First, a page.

Pope Francis condemned Monday the religious fundamentalism behind the recent attacks in Paris and the Middle East. He said the terrorists based their actions on "deviant forms of religion" -- a trend the international community must work together to stop, the Associated Press reported.
"Religious fundamentalism, even before it eliminates human beings by perpetrating horrendous killings, eliminates God himself, turning him into a mere ideological pretext," Francis said in his annual speech before the diplomatic corps accredited to the Holy See. A "culture of rejection" breaks down society and creates violence, he said. When that happens, other people "are no longer regarded as beings of equal dignity, as brothers or sisters sharing a common humanity, but rather as objects," Francis said.
The pontiff mentioned the "tragic slayings" that took place last week in France, where police say Muslim extremists Saïd Kouachi and Chérif Kouachi fatally shot 12 at the offices of satirical magazine Charlie Hebdo. Their associate, Amedy Coulibalay, allegedly killed four people and a police officer as well as took hostages in a kosher grocery market. All three men were killed Friday.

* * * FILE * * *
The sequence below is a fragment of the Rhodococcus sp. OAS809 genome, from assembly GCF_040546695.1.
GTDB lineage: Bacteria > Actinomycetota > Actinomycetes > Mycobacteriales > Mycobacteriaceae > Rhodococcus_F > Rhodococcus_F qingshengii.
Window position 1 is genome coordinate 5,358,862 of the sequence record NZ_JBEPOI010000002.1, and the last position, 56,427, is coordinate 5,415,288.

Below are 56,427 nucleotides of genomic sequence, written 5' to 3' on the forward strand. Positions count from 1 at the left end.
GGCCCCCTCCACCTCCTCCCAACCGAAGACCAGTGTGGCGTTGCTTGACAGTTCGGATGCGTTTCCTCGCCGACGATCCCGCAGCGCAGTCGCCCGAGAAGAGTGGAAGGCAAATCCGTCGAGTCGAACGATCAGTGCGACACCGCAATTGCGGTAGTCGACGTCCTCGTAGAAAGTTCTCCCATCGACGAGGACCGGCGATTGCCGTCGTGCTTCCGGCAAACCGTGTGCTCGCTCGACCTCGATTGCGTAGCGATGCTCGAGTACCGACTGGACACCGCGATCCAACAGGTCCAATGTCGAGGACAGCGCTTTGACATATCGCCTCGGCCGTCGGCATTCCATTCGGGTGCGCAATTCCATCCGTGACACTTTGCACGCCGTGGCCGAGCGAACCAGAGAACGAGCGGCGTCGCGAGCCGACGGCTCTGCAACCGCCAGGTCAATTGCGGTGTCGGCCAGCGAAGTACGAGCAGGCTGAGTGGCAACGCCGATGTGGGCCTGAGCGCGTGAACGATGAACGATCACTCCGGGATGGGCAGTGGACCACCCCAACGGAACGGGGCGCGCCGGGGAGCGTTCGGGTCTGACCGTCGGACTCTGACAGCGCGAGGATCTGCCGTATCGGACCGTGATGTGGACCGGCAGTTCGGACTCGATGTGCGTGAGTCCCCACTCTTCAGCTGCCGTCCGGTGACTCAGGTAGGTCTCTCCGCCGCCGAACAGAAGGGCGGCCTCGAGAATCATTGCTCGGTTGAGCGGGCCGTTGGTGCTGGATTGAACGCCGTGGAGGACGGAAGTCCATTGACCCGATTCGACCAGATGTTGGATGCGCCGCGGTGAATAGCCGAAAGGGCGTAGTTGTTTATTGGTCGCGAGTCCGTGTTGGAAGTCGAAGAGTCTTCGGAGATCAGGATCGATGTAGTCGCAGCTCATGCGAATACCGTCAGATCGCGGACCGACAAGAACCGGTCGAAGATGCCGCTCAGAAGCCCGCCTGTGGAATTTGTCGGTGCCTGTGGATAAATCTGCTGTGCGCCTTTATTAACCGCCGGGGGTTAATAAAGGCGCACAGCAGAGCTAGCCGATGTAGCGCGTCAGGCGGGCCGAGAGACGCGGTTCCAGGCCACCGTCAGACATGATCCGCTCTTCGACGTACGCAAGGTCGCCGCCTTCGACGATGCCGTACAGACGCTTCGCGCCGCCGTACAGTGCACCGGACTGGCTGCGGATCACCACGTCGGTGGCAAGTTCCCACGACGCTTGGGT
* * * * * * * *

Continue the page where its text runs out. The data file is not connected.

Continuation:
Fundamentalist terrorism, which Francis said continues to spread in Syria and Iraq, is "a consequence of the throwaway culture being applied to God." He urged Muslim leaders to denounce these extremist ideas. "I express my hope that religious, political and intellectual leaders, especially those of the Muslim community, will condemn all fundamentalist and extremist interpretations of religion which attempt to justify such acts of violence," Francis said.
The pope also called for the international community to take action toward bringing peace and protection to their citizens. "A unanimous response is needed, one which, within the framework of international law, can end the spread of acts of violence, restore harmony and heal the deep wounds which the ongoing conflicts have caused," Francis said.